The Czech Republic’s central placement in Europe makes it an attractive location for foreign employees and international businesses. If you’re planning an expansion to the country, you can take advantage of good transportation and infrastructure links. However, you’ll also need to worry about meeting compliance laws related to Czech Republic work visas and permits.
Working with Globalization Partners means you don’t need to worry about how to get a work visa for every employee in the Czech Republic. As the Employer of Record, we’ll take care of everything from hiring employees on your behalf to obtaining work visas. Our team will work hard every day to make sure you’re staying compliant so that you can focus on building your company and its bottom line.
Types of Czech Republic Work Visas to Choose From
Foreigners not from the European Union (EU) or European Economic Area (EEA) must apply for a Schengen visa before entering the Czech Republic. About 40 states also have agreements with the country that allow citizens to stay for up to 90 days as long as the visit isn’t related to employment or business.
The Czech Republic has two main visa categories — long-term and short-term Schengen visas. Your employees are eligible to apply for either one for employment purposes, but they’ll still need a work permit to stay compliant. The differences between the visas follow:
- Short-term: A short-term visa allows holders to stay within the area for no more than 90 days over 180 days. This larger category is broken into further visa types depending on the reason for the holder’s visit, such as business, employment, study, or tourism.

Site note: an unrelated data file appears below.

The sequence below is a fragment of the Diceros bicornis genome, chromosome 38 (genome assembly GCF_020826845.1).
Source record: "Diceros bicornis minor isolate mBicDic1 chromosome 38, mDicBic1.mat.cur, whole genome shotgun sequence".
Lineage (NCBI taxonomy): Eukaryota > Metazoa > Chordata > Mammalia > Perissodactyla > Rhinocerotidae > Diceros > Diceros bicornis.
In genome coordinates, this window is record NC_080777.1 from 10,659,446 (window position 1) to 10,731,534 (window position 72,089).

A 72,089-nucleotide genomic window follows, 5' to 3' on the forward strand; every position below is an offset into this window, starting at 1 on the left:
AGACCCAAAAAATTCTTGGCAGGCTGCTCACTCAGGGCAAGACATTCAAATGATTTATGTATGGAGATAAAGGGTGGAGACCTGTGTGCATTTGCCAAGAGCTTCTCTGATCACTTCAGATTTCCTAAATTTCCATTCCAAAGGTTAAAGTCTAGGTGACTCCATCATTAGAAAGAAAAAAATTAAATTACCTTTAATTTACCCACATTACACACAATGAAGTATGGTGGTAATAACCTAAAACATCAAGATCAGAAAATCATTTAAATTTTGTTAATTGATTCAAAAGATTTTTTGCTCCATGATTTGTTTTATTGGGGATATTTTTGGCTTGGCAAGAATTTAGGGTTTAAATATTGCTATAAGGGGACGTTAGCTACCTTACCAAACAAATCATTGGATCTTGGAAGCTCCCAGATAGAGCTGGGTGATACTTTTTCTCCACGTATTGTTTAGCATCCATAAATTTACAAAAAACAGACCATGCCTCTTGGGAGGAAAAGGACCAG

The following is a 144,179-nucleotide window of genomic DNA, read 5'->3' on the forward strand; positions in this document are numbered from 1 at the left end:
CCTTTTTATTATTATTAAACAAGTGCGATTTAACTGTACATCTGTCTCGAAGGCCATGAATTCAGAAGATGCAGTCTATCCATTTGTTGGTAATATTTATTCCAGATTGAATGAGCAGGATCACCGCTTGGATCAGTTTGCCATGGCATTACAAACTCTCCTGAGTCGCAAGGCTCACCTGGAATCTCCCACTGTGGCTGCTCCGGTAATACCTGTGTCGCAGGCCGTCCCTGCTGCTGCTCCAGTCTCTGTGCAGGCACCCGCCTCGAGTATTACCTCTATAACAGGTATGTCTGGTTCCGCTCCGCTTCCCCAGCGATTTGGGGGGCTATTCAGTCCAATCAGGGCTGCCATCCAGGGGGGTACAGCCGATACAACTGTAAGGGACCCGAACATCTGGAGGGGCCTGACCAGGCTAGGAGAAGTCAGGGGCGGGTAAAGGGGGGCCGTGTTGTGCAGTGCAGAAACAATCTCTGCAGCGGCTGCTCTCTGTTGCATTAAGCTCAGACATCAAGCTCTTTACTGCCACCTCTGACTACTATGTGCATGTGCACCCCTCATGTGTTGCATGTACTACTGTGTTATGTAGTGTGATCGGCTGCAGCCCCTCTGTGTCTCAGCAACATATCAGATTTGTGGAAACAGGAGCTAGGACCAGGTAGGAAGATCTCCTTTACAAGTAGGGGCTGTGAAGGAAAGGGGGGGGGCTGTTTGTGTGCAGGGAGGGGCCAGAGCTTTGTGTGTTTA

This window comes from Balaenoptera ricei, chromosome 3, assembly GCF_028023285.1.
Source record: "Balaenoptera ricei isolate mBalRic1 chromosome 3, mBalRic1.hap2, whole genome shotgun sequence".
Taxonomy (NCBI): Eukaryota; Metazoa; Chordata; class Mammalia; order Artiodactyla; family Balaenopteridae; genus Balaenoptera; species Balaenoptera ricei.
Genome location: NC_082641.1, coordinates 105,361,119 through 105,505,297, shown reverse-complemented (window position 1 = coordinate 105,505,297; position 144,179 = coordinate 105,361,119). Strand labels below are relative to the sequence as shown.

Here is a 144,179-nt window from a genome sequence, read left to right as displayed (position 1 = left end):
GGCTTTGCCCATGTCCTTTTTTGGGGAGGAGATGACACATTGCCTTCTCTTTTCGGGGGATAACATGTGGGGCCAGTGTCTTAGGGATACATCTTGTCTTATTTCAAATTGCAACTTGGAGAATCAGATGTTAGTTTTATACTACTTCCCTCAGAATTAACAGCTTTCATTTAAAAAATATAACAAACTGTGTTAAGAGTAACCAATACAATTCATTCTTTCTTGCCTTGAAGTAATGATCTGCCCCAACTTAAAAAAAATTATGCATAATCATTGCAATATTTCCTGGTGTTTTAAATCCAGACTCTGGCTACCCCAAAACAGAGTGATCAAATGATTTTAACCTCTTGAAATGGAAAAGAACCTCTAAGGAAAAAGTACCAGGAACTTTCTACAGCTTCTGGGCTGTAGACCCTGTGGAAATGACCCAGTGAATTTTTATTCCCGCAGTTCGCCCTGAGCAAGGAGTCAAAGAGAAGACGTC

- Long-term: Anyone planning on staying in the Czech Republic for more than 90 days needs a long-term Schengen visa. The application process is lengthier and may include an interview at the Czech diplomatic mission where the individual applies.
In addition to these Czech Republic working visas, the country has two long-term permits that act as both residence and work permits — the EU Blue Card and the employee card. EU Blue Cards are only eligible for EU citizens labeled as highly qualified individuals. Nationals from non-European countries can apply for an employee card if they offer skills and qualifications the country needs.
Requirements to Obtain a Czech Republic Work Visa
Requirements for a Czech Republic working visa depend on the type of visa your employees need. All Schengen visas require:
- A completed application form
- A passport valid for at least three months before departure
- Two passport-sized photos
- Documents outlining the nature of the applicant’s stay, such as a work permit
- Proof of travel medical insurance
- Proof of intention to leave the country once the visa expires, including a plane ticket
- Proof of accommodation for the duration of the stay
- A document outlining the nature of the applicant’s stay
- A criminal record from the country of residence
- Proof of financial security
- Payment of visa application fees
What Is the Application Process Like for a Czech Republic Work Permit?
The application process for a Czech Republic work permit rests on both the employer and the employee. Foreigners can work only in positions where you couldn’t find any suitable candidates within the Czech Republic or other EU member states. When you meet the country’s conditions, you can submit a work permit application to the Labor Office in the district where you’ll employ the foreigner. Your employees must have a work permit before entering the Czech Republic, or you’ll be held liable.
For employees to gain work permits, you must submit the following documents on their behalf:
- Proof of identity
- Proof of address in the foreigner’s country of permanent residence
- Your company’s identification information
- Information about the place, duration, and type of work
- Declaration from you saying that you will employ the foreigner
- Notarized copies of all academic and professional qualifications
- Payment of the administration fee
What Else Should You Consider?
Every non-EU citizen has to register with the Foreign Police Department or at an office of the Ministry of Interior within three working days of arriving. Within 30 days, they must register at their local Foreigners’ Police Inspectorate or an office of the Ministry of Interior. EU Blue Card holders and prospective employees also need to go to the Ministry of Interior’s Department of Asylum and Migration Policy to provide biometric data within three days of arriving.
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